Stress doesn’t affect your lifespan – but how you feel about it does. Not what you’re used to hearing? Here’s proof: researchers in Michigan asked 30,000 people to rate their stress level and also rate how much they believed it impaired their health. Those who felt it was harmful were 43% more likely to die in the study period. Cheer up and it might never happen.
If you need help ‘reframing‘ stress try this: moderate doses help you recover faster from illness, according to Stanford University.
Sure, you might sweat it when the boss dumps a new project on you. But you’ll also feel excited. That’s the pleasure chemical dopamine flowing in your brain; you won’t get your dopamine from doing the same old thing. So don’t be put off by pop psychologists who call stress a killer. Otherwise you’ll miss out on all its benefits – and a chance to climb the ladder. Man up and move up.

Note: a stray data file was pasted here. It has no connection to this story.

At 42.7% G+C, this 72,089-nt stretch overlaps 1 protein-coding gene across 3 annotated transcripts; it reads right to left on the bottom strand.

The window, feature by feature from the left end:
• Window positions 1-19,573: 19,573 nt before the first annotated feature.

Make stress a strength
1. Think of your pounding heart as your body tapping resources in preparation; it’ll widen your arteries and boost attention, says The Journal of Experimental Psychology.
2. Rebrand ‘stress hormone’ cortisol as the ‘get up and go’ one. Concordia Uni found that optimists display less of a stress response (they’re also likely to use Monty Python ringtones).
3. Give your time to family or charity: do-gooders live longer, says a University of Buffalo study, even if stressed. It’s not like you’re busy or anything.